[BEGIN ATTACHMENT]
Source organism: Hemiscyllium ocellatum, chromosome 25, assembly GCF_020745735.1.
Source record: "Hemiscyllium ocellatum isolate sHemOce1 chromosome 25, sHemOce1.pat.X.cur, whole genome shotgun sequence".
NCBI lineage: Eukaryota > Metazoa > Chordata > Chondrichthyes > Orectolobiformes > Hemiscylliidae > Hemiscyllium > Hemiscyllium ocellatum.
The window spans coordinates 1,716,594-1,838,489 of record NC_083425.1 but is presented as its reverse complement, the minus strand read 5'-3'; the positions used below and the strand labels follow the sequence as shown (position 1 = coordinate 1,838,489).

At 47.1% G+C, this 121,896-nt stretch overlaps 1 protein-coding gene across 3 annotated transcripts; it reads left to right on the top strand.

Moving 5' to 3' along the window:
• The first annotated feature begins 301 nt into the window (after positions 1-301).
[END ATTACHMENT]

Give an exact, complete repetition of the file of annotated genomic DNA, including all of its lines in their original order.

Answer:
Source organism: Hemiscyllium ocellatum, chromosome 25, assembly GCF_020745735.1.
Source record: "Hemiscyllium ocellatum isolate sHemOce1 chromosome 25, sHemOce1.pat.X.cur, whole genome shotgun sequence".
NCBI lineage: Eukaryota > Metazoa > Chordata > Chondrichthyes > Orectolobiformes > Hemiscylliidae > Hemiscyllium > Hemiscyllium ocellatum.
The window spans coordinates 1,716,594-1,838,489 of record NC_083425.1 but is presented as its reverse complement, the minus strand read 5'-3'; the positions used below and the strand labels follow the sequence as shown (position 1 = coordinate 1,838,489).

At 47.1% G+C, this 121,896-nt stretch overlaps 1 protein-coding gene across 3 annotated transcripts; it reads left to right on the top strand.

Moving 5' to 3' along the window:
• The first annotated feature begins 301 nt into the window (after positions 1-301).